Plummer v. Workers Compensation Div., No. 28678.

CourtSupreme Court of West Virginia
Writing for the CourtMcGRAW, Chief Justice
Citation551 S.E.2d 46,209 W.Va. 710
PartiesBetty J. PLUMMER, Appellant, v. WORKERS' COMPENSATION DIVISION and B.F. Goodrich Company, Appellees.
Decision Date29 June 2001
Docket NumberNo. 28678.

551 S.E.2d 46
209 W.Va.
710

Betty J. PLUMMER, Appellant,
v.
WORKERS' COMPENSATION DIVISION and B.F. Goodrich Company, Appellees

No. 28678.

Supreme Court of Appeals of West Virginia.

Submitted June 5, 2001.

Decided June 29, 2001.

Dissenting Opinion of Justice Davis July 6, 2001.


551 S.E.2d 47
Colin M. Cline, Esq., Katz, Kantor & Perkins, Princeton, West Virginia, Attorney for Appellant

Gretchen E. Pyles, Esq., Jackson & Kelly, Charleston, West Virginia, Attorney for Appellee.

McGRAW, Chief Justice:

An employee claiming a workplace injury from exposure to toxic fumes appeals the denial of her workers' compensation claim. The Workers' Compensation Division (the "Division") found that the employee did not present sufficient evidence to demonstrate her injury was connected to her work. The Office of Judges (the "OOJ") affirmed, and refused to consider evidence submitted by the employee after the expiration of a "time frame" for evidence introduction. The Workers' Compensation Appeal Board (the "WCAB") affirmed the original decision, and the decision to exclude the offered evidence. In her appeal to this Court, the appellant argues that the OOJ should have considered her additional evidence, or ruled her claim compensable on the original evidence presented. We find that the OOJ and WCAB erred in not considering the additional evidence and reverse.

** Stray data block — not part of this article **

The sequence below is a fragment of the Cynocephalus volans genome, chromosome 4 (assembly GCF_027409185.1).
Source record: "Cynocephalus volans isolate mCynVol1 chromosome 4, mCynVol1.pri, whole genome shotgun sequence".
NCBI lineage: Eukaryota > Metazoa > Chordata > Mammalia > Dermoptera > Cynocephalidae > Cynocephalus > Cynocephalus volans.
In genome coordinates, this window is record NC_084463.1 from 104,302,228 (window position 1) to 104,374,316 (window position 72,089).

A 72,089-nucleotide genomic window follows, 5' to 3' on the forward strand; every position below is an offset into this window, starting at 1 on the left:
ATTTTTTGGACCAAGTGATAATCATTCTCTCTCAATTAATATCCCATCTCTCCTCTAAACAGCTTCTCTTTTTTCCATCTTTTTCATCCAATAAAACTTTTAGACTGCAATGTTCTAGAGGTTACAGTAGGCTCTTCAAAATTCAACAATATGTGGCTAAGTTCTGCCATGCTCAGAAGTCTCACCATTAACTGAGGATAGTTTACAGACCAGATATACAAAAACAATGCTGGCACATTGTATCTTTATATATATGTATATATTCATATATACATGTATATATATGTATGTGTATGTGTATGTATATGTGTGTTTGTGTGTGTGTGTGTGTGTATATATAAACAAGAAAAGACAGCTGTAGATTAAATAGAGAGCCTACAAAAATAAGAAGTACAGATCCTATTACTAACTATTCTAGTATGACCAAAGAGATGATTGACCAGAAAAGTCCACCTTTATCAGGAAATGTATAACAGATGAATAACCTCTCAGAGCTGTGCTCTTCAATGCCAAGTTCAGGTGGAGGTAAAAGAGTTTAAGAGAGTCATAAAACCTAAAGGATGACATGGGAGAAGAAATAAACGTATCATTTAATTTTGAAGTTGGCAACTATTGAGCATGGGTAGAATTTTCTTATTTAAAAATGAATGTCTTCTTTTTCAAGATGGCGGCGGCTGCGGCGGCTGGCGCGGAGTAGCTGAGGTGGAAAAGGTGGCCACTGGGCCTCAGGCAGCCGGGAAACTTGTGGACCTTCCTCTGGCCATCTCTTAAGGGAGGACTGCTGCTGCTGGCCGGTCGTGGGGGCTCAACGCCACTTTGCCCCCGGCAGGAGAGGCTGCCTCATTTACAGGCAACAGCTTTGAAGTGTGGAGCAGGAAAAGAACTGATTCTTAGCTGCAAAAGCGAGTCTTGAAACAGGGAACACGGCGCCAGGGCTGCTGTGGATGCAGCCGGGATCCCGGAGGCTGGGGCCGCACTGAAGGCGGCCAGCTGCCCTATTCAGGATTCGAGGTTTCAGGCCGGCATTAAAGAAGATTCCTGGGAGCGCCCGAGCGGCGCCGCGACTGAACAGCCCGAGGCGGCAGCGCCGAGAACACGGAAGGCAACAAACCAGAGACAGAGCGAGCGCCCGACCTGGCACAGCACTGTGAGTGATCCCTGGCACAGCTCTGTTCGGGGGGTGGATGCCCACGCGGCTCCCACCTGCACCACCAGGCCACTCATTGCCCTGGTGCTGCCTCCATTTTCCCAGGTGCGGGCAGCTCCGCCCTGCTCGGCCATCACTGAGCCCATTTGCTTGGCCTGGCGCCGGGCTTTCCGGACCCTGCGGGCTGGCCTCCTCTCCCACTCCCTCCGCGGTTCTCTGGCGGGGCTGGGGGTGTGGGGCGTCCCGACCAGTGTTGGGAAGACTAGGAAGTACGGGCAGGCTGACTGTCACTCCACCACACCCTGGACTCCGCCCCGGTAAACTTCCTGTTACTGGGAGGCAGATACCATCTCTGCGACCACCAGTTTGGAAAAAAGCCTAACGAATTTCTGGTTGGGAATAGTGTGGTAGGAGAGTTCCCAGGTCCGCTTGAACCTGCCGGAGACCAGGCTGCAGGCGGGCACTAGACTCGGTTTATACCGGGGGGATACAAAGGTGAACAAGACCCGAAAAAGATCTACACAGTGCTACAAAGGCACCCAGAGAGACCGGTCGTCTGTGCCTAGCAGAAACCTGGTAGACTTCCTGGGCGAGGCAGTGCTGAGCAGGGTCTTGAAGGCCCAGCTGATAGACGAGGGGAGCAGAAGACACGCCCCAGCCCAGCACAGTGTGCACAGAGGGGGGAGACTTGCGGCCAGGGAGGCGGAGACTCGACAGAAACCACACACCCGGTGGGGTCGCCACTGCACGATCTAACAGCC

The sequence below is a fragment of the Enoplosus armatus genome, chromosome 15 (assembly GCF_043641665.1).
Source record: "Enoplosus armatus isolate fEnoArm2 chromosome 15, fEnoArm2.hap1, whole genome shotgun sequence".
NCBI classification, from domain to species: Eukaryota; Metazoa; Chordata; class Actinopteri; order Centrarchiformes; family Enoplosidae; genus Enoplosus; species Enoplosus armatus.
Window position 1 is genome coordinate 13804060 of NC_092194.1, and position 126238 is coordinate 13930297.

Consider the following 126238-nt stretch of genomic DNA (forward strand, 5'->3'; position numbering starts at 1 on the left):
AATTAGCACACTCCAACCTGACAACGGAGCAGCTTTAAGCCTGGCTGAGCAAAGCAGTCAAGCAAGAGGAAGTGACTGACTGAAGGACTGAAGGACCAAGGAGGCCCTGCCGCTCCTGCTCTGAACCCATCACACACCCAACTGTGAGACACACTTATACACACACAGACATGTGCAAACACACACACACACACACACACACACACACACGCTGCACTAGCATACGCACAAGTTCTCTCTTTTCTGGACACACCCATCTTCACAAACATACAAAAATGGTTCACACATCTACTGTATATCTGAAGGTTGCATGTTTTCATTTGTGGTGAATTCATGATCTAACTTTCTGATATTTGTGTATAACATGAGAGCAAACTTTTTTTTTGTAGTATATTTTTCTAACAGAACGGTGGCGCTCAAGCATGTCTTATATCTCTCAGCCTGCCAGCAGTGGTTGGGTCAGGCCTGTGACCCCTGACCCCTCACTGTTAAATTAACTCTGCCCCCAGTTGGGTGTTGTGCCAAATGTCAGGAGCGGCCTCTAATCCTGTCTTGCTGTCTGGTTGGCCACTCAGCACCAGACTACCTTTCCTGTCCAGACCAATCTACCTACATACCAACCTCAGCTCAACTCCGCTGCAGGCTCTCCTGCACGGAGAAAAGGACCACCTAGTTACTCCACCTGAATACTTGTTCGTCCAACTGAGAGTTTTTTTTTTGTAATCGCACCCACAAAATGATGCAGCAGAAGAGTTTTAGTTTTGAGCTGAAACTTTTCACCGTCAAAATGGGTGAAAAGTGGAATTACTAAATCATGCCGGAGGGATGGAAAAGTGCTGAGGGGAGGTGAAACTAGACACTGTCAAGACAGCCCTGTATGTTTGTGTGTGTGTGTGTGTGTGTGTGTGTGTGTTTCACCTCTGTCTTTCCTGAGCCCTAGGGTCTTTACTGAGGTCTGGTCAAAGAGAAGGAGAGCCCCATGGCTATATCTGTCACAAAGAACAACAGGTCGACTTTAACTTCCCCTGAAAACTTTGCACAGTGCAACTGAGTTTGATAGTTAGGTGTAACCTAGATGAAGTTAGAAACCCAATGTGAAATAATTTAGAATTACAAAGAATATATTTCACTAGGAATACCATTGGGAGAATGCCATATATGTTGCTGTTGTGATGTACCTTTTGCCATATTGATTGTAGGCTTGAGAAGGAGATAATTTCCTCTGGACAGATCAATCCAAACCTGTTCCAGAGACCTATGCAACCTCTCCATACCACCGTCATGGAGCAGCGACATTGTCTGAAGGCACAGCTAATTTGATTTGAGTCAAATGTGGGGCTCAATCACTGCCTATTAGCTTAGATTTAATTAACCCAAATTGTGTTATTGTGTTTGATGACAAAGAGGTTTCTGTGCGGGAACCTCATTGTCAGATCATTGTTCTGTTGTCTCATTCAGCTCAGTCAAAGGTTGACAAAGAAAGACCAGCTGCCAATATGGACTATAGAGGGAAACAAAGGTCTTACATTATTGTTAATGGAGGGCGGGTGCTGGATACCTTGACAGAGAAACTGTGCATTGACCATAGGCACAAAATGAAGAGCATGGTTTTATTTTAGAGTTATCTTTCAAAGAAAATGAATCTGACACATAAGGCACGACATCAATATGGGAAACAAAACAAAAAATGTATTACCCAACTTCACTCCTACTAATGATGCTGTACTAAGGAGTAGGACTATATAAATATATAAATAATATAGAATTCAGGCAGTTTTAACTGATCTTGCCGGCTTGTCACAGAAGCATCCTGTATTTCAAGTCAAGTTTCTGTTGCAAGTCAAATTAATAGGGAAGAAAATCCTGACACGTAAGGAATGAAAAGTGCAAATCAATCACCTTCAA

I.

BACKGROUND

Appellant Betty J. Plummer worked for 23 years at the B.F. Goodrich plant in Union, Monroe County, West Virginia. The plant made, at least at the time in question, deicing equipment for airplanes, which required the cutting, gluing and preparing of rubber parts. One of Ms. Plummer's jobs was to operate one of several laser cutting machines that put serial numbers onto the final product.